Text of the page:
My Mission - To save my life. When I learned that there was no treatment for my disease and wouldn't be without clinical trials, which are impossible without patients, I decided to get more patients who could be in those trials by sponsoring screening.
Our Mission - to identify asymptomatic, undiagnosed Americans with liver fibrosis or early cirrhosis caused by fatty liver disease, and to educate them on the lifestyle changes needed to halt or minimize disease progression.
The following is a broader discussion of the problem
Our goal is to save the lives of people who have no symptoms but are unknowingly destroying their livers. We aim to provide them with information that can help them change their lifestyle before they become ill. It is the mission, duty and purpose of the Fatty Liver Foundation to address, educate, coordinate, and support victims of the growing epidemic of fatty liver disease.
Secondarily we offer information and support to those who have become ill as they cope with end stage liver disease though our goal is to help people not reach that point. Consider the death rate chart below.
Fatty liver disease. NAFLD, affects more than 100 million people in the U.S. The disease stage of fatty liver begins with non-alcoholic fatty liver disease, NAFLD, can progress to non-alcoholic steatohepatitis, NASH, and end stage liver disease called cirrhosis, commonly without symptoms. Obesity is the key driver of this disease process. The most graphic proof that we face a catastrophe is the standard death rate from major disease processes. Note in the chart above that medicine is winning against nearly all medical challenges but liver disease is becoming the angel of death for the 21st century.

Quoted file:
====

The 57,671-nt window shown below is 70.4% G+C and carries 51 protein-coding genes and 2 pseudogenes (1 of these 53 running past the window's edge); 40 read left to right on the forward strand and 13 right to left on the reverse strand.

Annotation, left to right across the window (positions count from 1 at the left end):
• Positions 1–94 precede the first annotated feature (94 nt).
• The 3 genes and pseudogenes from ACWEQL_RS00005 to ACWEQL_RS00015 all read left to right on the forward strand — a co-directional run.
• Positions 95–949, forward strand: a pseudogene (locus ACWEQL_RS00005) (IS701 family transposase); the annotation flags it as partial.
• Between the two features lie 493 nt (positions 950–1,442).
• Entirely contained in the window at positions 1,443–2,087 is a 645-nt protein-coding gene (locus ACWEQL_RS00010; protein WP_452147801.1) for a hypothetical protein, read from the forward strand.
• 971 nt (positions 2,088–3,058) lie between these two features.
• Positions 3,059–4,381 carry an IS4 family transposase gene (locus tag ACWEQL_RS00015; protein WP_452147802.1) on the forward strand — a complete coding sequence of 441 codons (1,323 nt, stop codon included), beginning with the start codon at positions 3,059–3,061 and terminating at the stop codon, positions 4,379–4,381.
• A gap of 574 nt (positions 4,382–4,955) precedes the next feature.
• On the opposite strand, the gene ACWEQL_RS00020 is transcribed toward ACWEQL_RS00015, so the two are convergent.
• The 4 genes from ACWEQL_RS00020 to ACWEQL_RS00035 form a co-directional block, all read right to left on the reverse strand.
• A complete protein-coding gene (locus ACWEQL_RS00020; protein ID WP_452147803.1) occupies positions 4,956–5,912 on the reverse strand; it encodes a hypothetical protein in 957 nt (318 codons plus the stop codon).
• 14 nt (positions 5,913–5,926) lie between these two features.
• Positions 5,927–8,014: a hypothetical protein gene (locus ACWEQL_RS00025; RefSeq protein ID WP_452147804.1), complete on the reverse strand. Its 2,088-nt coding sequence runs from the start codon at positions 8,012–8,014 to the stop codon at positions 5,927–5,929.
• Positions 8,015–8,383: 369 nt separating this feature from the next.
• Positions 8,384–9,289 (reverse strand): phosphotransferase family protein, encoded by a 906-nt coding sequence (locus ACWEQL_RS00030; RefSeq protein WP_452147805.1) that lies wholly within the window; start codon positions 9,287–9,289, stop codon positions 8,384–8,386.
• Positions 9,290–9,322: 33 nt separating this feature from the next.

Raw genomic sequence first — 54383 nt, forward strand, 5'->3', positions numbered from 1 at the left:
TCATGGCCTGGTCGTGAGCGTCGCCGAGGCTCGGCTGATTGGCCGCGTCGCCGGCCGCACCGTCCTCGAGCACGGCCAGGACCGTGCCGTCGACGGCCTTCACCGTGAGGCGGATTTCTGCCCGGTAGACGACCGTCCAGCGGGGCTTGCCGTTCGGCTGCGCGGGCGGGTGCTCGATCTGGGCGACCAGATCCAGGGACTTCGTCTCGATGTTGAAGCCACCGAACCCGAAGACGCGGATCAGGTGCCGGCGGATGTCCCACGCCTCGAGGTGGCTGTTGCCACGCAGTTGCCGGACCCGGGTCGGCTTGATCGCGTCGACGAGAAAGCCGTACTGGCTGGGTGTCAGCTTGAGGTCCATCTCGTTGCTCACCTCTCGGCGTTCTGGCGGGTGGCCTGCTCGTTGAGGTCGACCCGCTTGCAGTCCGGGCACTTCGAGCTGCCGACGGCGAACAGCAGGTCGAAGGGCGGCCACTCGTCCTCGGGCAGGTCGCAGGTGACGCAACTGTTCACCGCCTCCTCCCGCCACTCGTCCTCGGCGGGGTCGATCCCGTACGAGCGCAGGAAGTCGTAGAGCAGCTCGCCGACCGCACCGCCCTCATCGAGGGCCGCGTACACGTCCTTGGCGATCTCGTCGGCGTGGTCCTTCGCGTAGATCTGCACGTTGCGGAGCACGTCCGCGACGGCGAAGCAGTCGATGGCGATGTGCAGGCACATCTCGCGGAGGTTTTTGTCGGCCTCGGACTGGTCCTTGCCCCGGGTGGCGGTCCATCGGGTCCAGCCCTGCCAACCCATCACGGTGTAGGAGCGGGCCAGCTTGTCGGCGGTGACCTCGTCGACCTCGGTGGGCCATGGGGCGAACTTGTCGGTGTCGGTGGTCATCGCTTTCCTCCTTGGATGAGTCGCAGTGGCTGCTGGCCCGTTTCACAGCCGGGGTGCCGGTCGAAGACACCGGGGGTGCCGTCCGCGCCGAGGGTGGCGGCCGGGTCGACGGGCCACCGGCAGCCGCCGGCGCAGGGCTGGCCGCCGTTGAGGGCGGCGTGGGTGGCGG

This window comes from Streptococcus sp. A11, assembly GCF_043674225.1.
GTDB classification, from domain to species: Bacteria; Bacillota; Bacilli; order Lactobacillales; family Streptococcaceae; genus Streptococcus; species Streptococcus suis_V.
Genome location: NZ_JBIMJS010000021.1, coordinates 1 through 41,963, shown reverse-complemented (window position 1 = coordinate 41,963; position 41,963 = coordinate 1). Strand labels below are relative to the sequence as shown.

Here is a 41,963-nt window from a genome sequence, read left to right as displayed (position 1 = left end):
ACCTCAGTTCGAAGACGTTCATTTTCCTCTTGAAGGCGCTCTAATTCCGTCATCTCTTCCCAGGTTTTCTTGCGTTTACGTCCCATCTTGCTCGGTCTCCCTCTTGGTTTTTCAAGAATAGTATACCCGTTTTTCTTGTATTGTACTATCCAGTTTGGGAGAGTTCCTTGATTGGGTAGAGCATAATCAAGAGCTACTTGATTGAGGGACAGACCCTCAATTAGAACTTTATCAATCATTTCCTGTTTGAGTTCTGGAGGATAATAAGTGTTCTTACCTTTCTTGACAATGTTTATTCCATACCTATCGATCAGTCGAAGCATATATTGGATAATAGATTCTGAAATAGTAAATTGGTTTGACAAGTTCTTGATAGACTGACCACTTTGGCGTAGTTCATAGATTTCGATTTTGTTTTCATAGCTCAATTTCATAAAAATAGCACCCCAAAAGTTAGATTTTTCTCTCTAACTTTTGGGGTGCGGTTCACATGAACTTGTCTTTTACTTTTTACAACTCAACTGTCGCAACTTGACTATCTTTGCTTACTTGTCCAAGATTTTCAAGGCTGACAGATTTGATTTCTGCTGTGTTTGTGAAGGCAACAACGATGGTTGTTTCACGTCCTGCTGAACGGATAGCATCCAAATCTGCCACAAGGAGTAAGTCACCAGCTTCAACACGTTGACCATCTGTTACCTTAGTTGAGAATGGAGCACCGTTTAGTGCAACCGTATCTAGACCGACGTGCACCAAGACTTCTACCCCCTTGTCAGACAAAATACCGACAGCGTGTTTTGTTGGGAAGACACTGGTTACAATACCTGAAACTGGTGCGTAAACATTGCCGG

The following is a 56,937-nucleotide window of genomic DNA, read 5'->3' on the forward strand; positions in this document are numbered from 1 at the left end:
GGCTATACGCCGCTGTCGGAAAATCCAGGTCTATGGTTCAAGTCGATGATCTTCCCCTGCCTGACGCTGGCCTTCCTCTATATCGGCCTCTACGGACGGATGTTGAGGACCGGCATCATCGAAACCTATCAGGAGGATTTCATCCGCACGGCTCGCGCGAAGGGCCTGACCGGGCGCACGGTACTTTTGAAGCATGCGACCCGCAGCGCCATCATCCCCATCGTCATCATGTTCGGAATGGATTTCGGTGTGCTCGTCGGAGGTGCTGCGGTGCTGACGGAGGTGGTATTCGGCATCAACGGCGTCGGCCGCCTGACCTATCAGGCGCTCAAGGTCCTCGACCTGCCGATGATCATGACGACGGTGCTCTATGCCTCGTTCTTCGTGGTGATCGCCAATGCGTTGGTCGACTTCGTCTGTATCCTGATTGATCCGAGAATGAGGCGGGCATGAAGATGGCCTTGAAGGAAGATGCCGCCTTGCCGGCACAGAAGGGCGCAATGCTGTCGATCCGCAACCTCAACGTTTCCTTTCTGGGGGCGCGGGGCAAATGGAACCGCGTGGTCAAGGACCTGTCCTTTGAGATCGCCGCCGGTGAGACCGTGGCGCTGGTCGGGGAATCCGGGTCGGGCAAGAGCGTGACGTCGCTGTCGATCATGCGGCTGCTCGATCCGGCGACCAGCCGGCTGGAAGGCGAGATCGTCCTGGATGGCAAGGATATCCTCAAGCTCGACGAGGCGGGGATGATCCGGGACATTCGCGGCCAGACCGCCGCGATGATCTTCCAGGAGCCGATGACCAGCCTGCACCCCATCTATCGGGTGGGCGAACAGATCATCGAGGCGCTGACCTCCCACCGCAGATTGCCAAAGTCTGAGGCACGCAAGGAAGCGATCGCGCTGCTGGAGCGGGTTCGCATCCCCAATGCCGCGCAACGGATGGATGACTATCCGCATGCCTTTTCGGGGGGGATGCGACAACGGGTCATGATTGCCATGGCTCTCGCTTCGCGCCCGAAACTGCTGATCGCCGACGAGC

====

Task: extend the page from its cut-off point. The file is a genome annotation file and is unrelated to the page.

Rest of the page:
In the past 20 years the incidence of NAFLD has increased over 20 times as a result of changes in the American diet and lifestyle and the resulting obesity of the average citizen. The result is that there is a large wave of liver disease moving toward the medical community. A complication is that the damage is usually silent until it becomes life threatening. The average overweight person thinks of being overweight as mostly an appearance issue and not as a very slow but dangerous problem. Obesity induced liver failure is projected to become the number one reason for a liver transplant by 2020.
It is our duty to assist others when we are capable, to provide information to those at risk, and support for ordinary people as they live with silent or apparent liver disease. Our goal is to be very focused on the issue of fat in the liver, why it matters, what it causes, and how to deal with it. For people with active disease we will provide information and support about this very specific kind of liver disease, and the NAFLD/NASH disease process.